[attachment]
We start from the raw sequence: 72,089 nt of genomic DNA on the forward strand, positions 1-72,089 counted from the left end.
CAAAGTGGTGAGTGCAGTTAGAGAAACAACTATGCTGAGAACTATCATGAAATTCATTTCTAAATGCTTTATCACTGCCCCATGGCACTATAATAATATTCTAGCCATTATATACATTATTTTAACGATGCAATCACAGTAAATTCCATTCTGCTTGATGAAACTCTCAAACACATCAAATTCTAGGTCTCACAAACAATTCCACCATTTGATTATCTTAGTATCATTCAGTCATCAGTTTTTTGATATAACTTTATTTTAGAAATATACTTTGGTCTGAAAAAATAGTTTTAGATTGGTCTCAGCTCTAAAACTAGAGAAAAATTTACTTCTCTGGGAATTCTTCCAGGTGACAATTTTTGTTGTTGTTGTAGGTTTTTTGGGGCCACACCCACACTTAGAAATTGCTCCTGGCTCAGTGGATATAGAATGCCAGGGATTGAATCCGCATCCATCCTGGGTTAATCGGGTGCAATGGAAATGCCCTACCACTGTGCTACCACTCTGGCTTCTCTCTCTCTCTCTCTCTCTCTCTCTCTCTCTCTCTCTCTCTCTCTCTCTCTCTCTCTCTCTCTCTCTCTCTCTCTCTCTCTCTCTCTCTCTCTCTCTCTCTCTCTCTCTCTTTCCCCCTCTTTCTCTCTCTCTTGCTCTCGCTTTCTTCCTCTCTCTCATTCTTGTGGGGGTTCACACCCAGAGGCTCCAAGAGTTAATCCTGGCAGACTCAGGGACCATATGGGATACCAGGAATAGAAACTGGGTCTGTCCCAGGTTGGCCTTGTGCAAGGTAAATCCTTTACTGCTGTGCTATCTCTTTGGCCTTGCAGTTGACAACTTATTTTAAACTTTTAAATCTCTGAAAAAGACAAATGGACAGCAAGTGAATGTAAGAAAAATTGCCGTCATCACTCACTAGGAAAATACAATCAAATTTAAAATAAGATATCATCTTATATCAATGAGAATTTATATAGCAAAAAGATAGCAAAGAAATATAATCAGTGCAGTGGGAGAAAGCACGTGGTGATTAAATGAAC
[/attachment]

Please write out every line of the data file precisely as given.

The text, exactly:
We start from the raw sequence: 72,089 nt of genomic DNA on the forward strand, positions 1-72,089 counted from the left end.
CAAAGTGGTGAGTGCAGTTAGAGAAACAACTATGCTGAGAACTATCATGAAATTCATTTCTAAATGCTTTATCACTGCCCCATGGCACTATAATAATATTCTAGCCATTATATACATTATTTTAACGATGCAATCACAGTAAATTCCATTCTGCTTGATGAAACTCTCAAACACATCAAATTCTAGGTCTCACAAACAATTCCACCATTTGATTATCTTAGTATCATTCAGTCATCAGTTTTTTGATATAACTTTATTTTAGAAATATACTTTGGTCTGAAAAAATAGTTTTAGATTGGTCTCAGCTCTAAAACTAGAGAAAAATTTACTTCTCTGGGAATTCTTCCAGGTGACAATTTTTGTTGTTGTTGTAGGTTTTTTGGGGCCACACCCACACTTAGAAATTGCTCCTGGCTCAGTGGATATAGAATGCCAGGGATTGAATCCGCATCCATCCTGGGTTAATCGGGTGCAATGGAAATGCCCTACCACTGTGCTACCACTCTGGCTTCTCTCTCTCTCTCTCTCTCTCTCTCTCTCTCTCTCTCTCTCTCTCTCTCTCTCTCTCTCTCTCTCTCTCTCTCTCTCTCTCTCTCTCTCTCTCTCTCTCTCTCTCTCTCTCTTTCCCCCTCTTTCTCTCTCTCTTGCTCTCGCTTTCTTCCTCTCTCTCATTCTTGTGGGGGTTCACACCCAGAGGCTCCAAGAGTTAATCCTGGCAGACTCAGGGACCATATGGGATACCAGGAATAGAAACTGGGTCTGTCCCAGGTTGGCCTTGTGCAAGGTAAATCCTTTACTGCTGTGCTATCTCTTTGGCCTTGCAGTTGACAACTTATTTTAAACTTTTAAATCTCTGAAAAAGACAAATGGACAGCAAGTGAATGTAAGAAAAATTGCCGTCATCACTCACTAGGAAAATACAATCAAATTTAAAATAAGATATCATCTTATATCAATGAGAATTTATATAGCAAAAAGATAGCAAAGAAATATAATCAGTGCAGTGGGAGAAAGCACGTGGTGATTAAATGAAC